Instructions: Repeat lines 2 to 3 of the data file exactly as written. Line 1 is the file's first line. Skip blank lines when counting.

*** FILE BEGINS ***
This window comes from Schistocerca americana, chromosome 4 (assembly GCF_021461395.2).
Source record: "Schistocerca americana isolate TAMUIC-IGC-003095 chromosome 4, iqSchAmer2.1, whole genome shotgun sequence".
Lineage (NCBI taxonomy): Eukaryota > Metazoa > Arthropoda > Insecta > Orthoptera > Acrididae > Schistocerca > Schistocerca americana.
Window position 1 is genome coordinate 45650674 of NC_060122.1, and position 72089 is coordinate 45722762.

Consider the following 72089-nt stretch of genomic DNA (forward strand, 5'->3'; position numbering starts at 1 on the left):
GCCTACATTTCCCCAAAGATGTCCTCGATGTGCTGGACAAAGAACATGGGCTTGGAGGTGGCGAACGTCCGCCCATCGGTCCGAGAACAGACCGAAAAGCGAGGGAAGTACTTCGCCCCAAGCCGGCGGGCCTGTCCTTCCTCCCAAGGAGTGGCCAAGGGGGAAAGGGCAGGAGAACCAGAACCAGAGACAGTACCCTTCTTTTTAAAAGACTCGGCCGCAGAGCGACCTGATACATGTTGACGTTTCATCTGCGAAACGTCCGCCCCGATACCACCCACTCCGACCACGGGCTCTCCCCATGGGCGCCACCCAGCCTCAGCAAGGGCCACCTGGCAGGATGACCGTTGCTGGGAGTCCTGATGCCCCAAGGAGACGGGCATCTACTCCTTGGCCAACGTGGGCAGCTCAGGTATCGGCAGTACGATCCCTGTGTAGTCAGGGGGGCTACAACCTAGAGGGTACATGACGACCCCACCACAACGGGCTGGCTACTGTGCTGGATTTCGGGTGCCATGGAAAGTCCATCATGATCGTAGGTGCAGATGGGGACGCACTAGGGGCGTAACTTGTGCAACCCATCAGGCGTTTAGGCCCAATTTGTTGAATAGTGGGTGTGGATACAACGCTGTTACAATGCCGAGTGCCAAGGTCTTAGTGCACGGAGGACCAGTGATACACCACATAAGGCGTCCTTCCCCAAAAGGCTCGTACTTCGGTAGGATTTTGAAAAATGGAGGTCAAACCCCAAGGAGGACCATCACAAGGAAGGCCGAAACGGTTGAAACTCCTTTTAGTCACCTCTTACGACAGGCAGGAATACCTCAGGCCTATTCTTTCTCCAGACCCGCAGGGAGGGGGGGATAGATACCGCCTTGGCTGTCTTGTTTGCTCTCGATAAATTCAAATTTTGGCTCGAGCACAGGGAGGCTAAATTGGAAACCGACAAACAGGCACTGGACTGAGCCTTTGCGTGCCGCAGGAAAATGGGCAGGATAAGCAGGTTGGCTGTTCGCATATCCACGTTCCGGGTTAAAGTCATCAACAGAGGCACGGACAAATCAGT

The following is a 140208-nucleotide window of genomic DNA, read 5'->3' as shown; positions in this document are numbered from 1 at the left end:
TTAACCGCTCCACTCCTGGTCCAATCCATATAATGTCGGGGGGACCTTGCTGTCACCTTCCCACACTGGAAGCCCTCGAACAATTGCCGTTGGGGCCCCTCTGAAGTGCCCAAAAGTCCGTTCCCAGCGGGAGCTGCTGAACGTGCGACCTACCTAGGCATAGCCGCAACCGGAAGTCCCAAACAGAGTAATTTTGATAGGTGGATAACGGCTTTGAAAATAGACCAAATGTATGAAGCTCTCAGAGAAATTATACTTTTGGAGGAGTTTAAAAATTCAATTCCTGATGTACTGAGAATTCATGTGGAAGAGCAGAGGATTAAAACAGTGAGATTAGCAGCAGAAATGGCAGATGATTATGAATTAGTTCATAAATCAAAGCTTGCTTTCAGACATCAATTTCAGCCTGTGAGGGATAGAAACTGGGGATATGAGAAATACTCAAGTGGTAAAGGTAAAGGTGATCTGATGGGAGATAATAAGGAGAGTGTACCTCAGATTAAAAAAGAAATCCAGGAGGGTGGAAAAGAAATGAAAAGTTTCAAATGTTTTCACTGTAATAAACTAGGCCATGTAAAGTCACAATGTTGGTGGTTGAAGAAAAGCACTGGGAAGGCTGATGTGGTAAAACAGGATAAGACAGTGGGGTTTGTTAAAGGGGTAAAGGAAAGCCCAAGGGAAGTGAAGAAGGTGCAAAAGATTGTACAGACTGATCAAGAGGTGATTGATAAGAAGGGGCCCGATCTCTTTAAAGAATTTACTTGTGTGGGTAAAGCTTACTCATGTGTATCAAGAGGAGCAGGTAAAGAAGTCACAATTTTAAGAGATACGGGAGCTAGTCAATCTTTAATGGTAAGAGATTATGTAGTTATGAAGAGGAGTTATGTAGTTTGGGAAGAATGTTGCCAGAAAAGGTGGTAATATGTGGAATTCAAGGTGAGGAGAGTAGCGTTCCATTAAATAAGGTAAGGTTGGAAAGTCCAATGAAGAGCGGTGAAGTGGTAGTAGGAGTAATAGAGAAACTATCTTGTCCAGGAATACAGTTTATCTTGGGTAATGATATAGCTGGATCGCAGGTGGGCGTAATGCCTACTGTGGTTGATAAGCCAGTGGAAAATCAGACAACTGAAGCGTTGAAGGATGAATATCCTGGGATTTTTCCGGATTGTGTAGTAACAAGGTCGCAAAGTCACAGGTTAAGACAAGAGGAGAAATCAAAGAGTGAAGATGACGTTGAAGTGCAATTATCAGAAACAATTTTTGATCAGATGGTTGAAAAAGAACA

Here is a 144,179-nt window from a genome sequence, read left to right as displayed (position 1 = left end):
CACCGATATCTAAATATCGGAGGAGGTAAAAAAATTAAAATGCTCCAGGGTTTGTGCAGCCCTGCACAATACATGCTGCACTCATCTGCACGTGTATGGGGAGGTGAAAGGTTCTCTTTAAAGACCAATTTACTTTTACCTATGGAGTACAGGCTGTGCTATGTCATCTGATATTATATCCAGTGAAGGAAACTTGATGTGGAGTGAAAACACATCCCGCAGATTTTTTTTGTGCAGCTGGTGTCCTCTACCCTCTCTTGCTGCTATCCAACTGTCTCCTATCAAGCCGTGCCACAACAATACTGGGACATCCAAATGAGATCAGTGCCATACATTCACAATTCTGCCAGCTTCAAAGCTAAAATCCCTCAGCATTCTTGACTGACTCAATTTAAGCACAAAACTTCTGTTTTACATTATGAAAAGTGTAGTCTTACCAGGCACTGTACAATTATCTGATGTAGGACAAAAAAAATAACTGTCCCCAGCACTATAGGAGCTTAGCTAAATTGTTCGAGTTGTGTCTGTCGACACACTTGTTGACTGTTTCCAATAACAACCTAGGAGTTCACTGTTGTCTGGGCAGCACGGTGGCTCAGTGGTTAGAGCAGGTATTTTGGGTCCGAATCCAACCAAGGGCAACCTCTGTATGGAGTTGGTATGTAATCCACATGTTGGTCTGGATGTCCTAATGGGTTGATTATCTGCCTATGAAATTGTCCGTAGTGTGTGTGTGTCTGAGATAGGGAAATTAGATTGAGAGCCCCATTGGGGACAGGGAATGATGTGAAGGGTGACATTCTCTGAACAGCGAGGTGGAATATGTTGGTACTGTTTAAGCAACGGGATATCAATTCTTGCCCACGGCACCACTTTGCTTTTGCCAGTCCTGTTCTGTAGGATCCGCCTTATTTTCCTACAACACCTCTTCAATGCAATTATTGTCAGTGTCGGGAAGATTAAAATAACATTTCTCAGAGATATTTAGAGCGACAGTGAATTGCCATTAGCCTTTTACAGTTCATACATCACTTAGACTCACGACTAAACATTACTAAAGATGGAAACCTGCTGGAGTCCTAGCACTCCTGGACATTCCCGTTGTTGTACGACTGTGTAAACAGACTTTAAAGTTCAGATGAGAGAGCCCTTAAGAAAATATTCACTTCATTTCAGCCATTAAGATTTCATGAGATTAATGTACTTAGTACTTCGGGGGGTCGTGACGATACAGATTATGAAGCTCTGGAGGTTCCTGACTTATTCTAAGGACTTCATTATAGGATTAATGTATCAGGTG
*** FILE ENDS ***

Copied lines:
Source record: "Schistocerca americana isolate TAMUIC-IGC-003095 chromosome 4, iqSchAmer2.1, whole genome shotgun sequence".
Lineage (NCBI taxonomy): Eukaryota > Metazoa > Arthropoda > Insecta > Orthoptera > Acrididae > Schistocerca > Schistocerca americana.